2017 better than anyone predicted. Now what?

We had a very good year.  It is fair to say that the stock market did far better than most experts thought possible at the beginning of 2017.  The only thing that’s not surprising is that financial markets remain full of surprises – positive ones this time.  The most aggressive projection made a year ago by a major institution was for the S&P to end at 2500.  It ended at 2673.

Let’s rewind to earlier in the year.  In January, a survey of 16 major firms on average predicted a gain of 4.05% for the S&P 500 in 2017 – which would have put it at 2330.  And here is an excerpt from an article on the Bloomberg website, dated last April 20 :

Billionaire investor Paul Tudor Jones has a message for Janet Yellen and investors: Be very afraid.

The legendary macro trader says that years of low interest rates have bloated stock valuations to a level not seen since 2000, right before the Nasdaq tumbled 75 percent over two-plus years. That measure — the value of the stock market relative to the size of the economy — should be “terrifying” to a central banker, Jones said earlier this month at a closed-door Goldman Sachs Asset Management conference, according to people who heard him.

Jones is voicing what many hedge fund and other money managers are privately warning investors: Stocks are trading at unsustainable levels. A few traders are more explicit, predicting a sizable market tumble by the end of the year.

Last week, Guggenheim Partner’s Scott Minerd said he expected a “significant correction” this summer or early fall. Philip Yang, a macro manager who has run Willowbridge Associates since 1988, sees a stock plunge of between 20 and 40 percent, according to people familiar with his thinking.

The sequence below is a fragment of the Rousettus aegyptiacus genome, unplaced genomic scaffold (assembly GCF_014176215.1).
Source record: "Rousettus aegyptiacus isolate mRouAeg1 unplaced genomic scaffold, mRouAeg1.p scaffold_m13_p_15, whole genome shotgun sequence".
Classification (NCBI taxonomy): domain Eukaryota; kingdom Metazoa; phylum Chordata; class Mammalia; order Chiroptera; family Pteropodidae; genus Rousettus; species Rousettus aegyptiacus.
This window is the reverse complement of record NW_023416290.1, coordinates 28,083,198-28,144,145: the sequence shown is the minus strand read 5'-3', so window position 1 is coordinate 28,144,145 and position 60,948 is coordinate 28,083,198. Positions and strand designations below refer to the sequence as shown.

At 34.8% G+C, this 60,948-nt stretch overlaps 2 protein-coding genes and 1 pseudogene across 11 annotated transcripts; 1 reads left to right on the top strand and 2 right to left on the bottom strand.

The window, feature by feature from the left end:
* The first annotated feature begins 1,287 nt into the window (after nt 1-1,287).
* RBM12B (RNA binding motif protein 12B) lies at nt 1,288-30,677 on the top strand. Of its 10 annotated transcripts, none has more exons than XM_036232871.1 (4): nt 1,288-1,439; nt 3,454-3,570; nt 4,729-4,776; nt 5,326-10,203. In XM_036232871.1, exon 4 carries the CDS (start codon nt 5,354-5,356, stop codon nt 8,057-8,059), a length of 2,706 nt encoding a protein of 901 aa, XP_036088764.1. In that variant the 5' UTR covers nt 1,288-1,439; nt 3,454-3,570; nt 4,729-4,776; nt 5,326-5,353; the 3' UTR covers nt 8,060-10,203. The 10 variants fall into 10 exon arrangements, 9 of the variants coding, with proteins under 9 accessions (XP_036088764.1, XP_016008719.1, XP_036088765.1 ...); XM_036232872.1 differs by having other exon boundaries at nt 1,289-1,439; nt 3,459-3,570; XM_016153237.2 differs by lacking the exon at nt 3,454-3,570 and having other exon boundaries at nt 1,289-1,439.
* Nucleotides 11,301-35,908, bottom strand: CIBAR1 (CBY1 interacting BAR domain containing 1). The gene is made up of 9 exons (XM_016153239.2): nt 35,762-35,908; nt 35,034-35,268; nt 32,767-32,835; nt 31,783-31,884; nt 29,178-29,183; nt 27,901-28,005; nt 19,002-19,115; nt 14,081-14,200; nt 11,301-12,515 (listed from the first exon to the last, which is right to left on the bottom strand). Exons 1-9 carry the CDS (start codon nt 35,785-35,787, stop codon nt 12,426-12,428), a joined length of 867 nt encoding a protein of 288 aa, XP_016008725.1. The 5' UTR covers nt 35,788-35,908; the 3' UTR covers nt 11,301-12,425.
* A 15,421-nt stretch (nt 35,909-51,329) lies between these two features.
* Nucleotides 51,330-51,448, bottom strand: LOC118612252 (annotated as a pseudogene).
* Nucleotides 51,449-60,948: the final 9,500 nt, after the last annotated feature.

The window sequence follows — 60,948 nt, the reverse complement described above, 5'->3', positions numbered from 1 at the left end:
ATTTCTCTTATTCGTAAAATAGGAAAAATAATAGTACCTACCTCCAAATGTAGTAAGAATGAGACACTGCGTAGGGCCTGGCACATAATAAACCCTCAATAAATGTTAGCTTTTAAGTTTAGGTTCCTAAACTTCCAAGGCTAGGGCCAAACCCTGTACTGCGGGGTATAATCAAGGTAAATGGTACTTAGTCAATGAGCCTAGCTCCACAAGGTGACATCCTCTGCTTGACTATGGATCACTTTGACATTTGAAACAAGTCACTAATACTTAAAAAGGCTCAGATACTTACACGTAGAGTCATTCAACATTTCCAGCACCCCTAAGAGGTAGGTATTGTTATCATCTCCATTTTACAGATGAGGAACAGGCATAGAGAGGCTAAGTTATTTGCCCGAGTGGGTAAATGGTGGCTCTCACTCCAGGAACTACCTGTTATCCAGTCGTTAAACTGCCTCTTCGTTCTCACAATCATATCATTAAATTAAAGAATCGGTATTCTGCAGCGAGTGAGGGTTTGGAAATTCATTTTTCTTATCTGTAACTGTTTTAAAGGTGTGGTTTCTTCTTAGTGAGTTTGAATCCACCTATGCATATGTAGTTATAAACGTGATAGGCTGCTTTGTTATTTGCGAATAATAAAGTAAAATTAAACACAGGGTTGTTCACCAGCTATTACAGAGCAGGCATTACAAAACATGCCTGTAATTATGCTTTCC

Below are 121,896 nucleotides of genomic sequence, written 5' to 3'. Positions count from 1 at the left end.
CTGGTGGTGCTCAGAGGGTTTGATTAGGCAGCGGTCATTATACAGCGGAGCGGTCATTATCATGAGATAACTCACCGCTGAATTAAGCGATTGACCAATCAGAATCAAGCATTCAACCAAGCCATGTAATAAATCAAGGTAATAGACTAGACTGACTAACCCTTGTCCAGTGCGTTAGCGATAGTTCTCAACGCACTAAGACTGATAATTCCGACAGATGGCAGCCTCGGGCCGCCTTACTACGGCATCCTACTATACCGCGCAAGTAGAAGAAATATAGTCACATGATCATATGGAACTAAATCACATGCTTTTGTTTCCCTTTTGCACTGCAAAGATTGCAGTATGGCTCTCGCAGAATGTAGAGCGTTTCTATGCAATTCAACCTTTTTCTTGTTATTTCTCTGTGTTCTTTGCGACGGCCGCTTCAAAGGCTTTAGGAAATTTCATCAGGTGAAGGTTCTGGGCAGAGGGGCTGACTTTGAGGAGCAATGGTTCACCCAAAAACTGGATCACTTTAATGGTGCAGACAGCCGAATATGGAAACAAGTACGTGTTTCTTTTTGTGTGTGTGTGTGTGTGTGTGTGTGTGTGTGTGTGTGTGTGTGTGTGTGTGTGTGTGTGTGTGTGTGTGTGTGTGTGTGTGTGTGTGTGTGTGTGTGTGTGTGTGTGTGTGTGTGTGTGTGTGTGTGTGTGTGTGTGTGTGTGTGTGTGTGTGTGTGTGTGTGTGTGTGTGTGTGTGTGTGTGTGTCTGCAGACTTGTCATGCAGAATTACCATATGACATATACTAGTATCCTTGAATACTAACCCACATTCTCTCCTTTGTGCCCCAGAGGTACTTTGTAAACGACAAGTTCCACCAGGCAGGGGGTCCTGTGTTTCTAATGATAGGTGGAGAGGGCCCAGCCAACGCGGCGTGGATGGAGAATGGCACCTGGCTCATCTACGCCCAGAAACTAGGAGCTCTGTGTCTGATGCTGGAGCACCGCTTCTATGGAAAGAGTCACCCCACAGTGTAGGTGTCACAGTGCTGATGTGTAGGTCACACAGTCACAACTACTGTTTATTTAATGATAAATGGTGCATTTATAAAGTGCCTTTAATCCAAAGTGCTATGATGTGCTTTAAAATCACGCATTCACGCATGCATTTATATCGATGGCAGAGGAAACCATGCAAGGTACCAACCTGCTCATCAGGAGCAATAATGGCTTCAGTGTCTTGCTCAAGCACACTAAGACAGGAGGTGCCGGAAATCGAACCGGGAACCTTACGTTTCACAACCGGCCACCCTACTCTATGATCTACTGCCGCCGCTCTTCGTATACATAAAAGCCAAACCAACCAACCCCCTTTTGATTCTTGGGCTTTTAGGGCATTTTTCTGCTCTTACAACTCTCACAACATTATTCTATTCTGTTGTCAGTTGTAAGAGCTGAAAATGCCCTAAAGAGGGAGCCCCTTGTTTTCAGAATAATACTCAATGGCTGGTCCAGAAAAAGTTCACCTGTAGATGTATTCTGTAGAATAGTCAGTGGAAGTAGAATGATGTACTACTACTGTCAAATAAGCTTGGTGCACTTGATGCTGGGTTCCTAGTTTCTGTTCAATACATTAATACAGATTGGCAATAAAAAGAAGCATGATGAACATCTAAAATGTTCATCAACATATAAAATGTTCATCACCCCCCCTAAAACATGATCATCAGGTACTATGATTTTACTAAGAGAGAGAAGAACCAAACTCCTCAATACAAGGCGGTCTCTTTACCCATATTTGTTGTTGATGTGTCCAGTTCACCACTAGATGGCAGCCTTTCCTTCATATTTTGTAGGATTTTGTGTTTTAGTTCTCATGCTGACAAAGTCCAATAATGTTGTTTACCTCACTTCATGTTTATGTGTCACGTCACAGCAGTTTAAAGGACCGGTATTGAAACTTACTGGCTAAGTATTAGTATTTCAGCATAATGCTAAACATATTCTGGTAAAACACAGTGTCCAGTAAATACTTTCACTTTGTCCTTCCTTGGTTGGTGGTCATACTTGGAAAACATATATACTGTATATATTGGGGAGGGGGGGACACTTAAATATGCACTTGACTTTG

Even Larry Fink, whose BlackRock Inc. oversees $5.4 trillion mostly betting on rising markets, acknowledged this week that stocks could fall between 5 and 10 percent if corporate earnings disappoint.

Seth Klarman, who runs the $30 billion Baupost Group, told investors in a letter last week that corporate insiders have been heavy sellers of their company shares. To him, that’s “a sign that those who know their companies the best believe valuations have become full or excessive.”

That was then.  In fact, the S&P 500 Index produced a total return of 21.7% in 2017.  Corporate earnings rose by an estimated 9.6% this year.  The combination of increased earnings, continued low interest rates, and corporate tax cuts has kept this long stock rally going.  I think the feeling of a less burdensome regulatory environment contributed to the rally as well.